FG Prohibits Foreigners From Buying Agricultural Produce Directly From Farmers

The federal executive council (FEC) has authorized a ban on foreigners and their representatives procuring agricultural produce at the farm gate.

This indicates that only licensed and properly registered local purchasing agents can now buy farm produce directly from farmers in Nigeria.

According to the federal government, the effort is to make sure that the farmers are no longer defrauded in the purchase of farm produce.

While speaking on the development, Niyi Adebayo, minister of industry, trade and investment, stated that as part of the FEC authorization, the attorney-general would draft a law that would be forwarded to the national assembly to support the application of the new policy.

“We will also use commodity associations, to which the farmers belong, to ensure effective implementation,” the minister said.

Addressing the state house correspondents after the FEC meeting presided over by Vice President Yemi Osinbajo, the minister said he submitted two memos on behalf of his ministry.

According to Adebayo, one memo was the promotion of agribusiness in the country through right farm gate pricing and a ban on foreigners and their representatives from buying agricultural commodities at the farm gates.

He pronounced that the council approved the formation of an appropriate mechanism that would protect indigenous farmers in terms of achieving the right prices for their goods and commodities.

The minister also said the mechanism would also see to it that they have the appropriate incentives and the required encouragement to guarantee their continued participation in the farming business.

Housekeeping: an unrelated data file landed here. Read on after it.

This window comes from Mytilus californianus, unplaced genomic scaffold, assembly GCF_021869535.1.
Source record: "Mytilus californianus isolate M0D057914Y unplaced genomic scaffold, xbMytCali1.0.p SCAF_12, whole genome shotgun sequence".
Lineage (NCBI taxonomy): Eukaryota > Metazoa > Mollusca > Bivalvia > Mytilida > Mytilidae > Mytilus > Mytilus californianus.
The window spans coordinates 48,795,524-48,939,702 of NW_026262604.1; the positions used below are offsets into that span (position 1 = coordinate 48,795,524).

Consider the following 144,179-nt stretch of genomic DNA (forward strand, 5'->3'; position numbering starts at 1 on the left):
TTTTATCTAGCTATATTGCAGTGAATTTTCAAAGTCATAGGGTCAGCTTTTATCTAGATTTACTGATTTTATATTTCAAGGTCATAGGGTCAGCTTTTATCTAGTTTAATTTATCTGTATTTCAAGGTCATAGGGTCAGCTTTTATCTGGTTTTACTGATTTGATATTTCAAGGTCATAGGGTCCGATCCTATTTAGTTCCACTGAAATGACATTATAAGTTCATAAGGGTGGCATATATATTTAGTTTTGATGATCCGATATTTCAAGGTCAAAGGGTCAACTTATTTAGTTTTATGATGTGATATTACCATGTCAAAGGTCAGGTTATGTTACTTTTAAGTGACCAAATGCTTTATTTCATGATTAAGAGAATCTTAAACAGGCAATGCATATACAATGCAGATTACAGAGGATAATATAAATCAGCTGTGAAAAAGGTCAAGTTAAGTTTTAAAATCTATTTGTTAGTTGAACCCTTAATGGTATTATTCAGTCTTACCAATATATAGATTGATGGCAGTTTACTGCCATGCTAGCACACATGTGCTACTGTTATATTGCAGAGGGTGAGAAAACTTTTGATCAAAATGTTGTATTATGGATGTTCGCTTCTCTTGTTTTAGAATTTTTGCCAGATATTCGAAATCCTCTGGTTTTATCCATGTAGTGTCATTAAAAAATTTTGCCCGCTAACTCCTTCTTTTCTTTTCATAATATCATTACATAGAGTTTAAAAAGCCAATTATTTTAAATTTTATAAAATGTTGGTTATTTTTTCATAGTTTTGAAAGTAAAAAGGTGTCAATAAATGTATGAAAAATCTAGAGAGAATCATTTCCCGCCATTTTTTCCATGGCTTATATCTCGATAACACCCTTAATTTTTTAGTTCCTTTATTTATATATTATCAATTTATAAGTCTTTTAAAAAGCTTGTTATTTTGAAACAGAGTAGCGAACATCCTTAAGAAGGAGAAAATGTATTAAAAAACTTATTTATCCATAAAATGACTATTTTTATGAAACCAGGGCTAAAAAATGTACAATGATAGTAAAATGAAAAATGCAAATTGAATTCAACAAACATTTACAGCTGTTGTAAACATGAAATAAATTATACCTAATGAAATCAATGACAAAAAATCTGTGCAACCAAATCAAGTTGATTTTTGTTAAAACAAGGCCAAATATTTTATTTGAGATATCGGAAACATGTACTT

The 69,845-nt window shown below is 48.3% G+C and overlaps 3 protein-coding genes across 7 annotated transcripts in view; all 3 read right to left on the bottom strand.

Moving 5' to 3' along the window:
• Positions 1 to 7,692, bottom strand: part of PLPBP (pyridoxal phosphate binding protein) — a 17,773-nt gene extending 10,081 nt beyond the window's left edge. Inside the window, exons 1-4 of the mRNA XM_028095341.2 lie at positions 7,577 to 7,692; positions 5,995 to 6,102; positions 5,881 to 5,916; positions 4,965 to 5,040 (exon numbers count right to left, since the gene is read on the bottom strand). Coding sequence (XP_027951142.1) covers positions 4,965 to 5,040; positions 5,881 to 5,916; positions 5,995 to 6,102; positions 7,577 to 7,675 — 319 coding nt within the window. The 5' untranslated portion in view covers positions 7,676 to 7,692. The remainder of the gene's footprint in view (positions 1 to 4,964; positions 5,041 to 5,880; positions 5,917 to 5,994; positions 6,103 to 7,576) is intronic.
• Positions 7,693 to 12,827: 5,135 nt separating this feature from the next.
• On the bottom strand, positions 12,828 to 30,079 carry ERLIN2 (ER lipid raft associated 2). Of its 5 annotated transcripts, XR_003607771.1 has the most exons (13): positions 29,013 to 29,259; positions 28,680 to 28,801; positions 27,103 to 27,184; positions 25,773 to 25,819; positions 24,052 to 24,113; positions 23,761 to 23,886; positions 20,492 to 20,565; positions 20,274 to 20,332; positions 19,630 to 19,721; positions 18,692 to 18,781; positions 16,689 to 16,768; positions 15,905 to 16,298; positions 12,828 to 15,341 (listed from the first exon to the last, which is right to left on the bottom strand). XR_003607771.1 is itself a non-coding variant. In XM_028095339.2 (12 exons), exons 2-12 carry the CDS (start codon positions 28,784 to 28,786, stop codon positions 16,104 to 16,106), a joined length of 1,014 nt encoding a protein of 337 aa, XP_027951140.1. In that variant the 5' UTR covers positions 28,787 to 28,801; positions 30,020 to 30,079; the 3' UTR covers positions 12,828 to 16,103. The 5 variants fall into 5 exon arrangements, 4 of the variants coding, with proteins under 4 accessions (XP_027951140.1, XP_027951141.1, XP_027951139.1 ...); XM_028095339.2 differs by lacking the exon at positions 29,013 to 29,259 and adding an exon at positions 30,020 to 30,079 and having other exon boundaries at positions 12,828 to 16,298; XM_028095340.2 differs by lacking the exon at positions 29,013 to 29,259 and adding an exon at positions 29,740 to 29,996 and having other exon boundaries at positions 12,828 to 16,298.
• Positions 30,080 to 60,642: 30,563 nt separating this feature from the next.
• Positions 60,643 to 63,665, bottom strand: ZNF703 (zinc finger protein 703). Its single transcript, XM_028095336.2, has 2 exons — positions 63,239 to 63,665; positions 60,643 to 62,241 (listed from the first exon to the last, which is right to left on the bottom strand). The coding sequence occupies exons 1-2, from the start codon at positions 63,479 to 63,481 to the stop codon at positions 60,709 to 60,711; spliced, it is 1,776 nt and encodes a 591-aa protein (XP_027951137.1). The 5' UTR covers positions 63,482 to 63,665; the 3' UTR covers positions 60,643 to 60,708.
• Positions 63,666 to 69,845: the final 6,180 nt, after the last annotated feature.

According to him, foreigners have been going to the farm gates to purchase produce from the farmers at low prices, therefore dampening the farmers from continuing with their trade.

Adebayo also said that he presented another memo to FEC for the approval of a trade policy action plan with the theme “Unleashing Nigeria’s Development Potentials through Trade and Investment”.

The minister said the action plan which was also approved by FEC was established to utilise trade as another means of generating revenue asides from oil.

“The whole idea is that because we’re not making as much money as we used to from the sale of oil, and because of reduction in the money that comes from that aspect of Nigeria’s revenue generation, we want to utilize trade as a means of generating revenue for the country,” Adebayo explained.

“So, the action plan aims to utilise the existing national trade policy to facilitate effective use of international trade and investment as tools for economic growth and poverty reduction in the country.

“So, we’ve got approval from Council today to engage with all the ministries, departments and agencies involved in trade and revenue generation, and also the organized private sector and civil society organisations to ensure a successful implementation of the trade policy action plan.

“One of the next steps that we will be taking now that we have this approval, is to inaugurate a committee which will look into the update of the existing trade policy, which was last updated in 2002.

“And also, we’ll be looking into coming up with an investment policy. And these two policies we believe should be ready before the end of this year”.